Follow Jeff Altman, The Big Game Hunter on Facebook

Someone I coach asked me whether or not it was better to get endorsements or recommendations on LinkedIn. I answer this directly.

NOTE: I do not answer questions posed to me on any platform. Read notes below for how you can reach me have your questions answered.

Read Full Transcript

Someone asked me a question about whether or not it's better to go for endorsements or recommendations on LinkedIn. So, let me first describe or define what each one of them is.
In the LinkedIn vernacular, endorsements are a tick box. People endorse you for certain skills. It requires next to no effort on their part. They click on something. Sometimes, they select something for you and check the box as though this is an expertise for you.
Recommendations are a long form statement from someone who knows you. Often you'll ask them for the recommendation, because you know, they have a way of benchmarking your experience and actually evaluating you.
So let me use myself as an example. You know, I have as of the time I'm recording, I have 23,000 1st level connections. And I have stopped and have started to eliminate people from outside the US. I've done that because LinkedIn has a hard cap on 30,000. People, I don't want to be scrambling at that time to eliminate folks. I'm doing that now.
So, there are people who have written or have given me endorsements, from my time in recruiting for "systems development lifecycle," for example. "Internet recruiting . . . which I never did. Sourcing people. You know, nonsense kinds of things that really have no value to me or to someone evaluating me. After all, what would a recruiter know about systems development lifecycle anyway?
It got to a point where it's several hundred of these before I noticed it.Thus, I eliminated it because it was useless and it was misleading. And you'll probably wind up with things like that, too.
I'll just simply say, recommendations, in contrast, are actually written statements from people that describe the relationship that you had, and what you did and how you earned that trust from someone. It has texture to it. It's telling a story of someone's experience of you that has value.
The check box next to something doesn't mean anything. After all, what does that guy in Mumbai know about you and your experience, that you happen to be connected with them through a group, for example, and what are they really know? They're looking for reciprocity because, Lord knows, I used to get a lot of those messages from people who would say, "Hey, I'll endorse you for these five things. You endorse me, too."
No. I don't want to game the LinkedIn system. I want it to have actual value.
So I'll just simply say recommendations have more value to you and to other people. Endorsements not so much.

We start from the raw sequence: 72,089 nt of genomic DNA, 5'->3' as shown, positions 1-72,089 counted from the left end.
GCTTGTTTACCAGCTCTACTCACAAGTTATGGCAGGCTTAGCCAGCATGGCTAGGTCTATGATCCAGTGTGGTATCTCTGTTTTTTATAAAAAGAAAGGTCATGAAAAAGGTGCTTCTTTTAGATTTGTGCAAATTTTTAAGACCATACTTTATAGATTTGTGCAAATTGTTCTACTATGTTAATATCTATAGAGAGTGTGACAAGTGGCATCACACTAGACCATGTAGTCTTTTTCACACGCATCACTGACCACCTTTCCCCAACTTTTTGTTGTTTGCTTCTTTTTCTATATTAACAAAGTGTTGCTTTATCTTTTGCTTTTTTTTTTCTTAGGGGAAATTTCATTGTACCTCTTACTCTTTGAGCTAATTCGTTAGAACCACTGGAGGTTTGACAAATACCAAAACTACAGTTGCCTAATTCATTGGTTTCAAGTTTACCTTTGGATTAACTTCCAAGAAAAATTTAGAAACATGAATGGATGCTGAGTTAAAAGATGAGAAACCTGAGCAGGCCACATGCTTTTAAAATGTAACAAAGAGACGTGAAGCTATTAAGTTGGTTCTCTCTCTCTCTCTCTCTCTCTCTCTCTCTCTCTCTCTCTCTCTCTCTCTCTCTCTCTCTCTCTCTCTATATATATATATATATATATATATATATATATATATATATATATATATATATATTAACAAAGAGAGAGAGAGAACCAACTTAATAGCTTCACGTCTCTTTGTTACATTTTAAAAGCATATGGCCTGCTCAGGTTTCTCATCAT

Jeff Altman, The Big Game Hunter
Jeff Altman, The Big Game Hunter

Jeff Altman, The Big Game Hunter is a career and leadership coach who worked as a recruiter for more than 40 years. He is the host of “No BS Job Search Advice Radio,” the #1 podcast in iTunes for job search with more than 1400 episodes and his newest show, “No BS Coaching Advice.” He is a member of The Forbes Coaches Council. “No BS JobSearch Advice Radio” was recently named a Top 10 podcast for job search. was also recently named a Top 10 YouTube channel for job search.

Are you interested in 1:1 coaching, interview coaching, advice about networking more effectively, how to negotiate your offer or leadership coaching? Schedule a free Discovery call.

If you have questions for me, call me through the Magnifi app for iOS (video) or (phone) offers great advice for job hunters—videos, my books and guides to job hunting, podcasts, articles, PLUS a community for you to ask questions of PLUS the ability to ask me questions where I function as your ally with no conflict of interest answering your questions.

Connect with me on LinkedInLike me on Facebook.

Join and attend my classes on Skillshare. Become a premium member and get 2 months free.

Join Career Angles on Facebook and receive support, ideas and advice in your current career and job.

Jeff Altman, The Big Game Hunter
Jeff Altman, The Big Game Hunter

You can order a copy of “Diagnosing Your Job Search Problems” for Kindle on Amazon and receive free Kindle versions of “No BS Resume Advice” and “Interview Preparation.” If you are starting your search, order, “Get Ready for the Job Jungle.” 

If you want to know how to win more interviews, order “Winning Interviews.” You’ll learn how to win phone interviews, in-person interviews, the best question to ask on any interview and more.

Would you like to talk through a salary negotiation or potential negotiation you’re involved with? Order and schedule time with me.

Do you have questions or would like advice about networking or any aspect of your search. Order and schedule time with me.

Would you like me to critique your resume. Order a critique from me

Jeff’s Kindle book, “You Can Fix Stupid: No BS Hiring Advice,” is available on Amazon.

About the author

Leave a Reply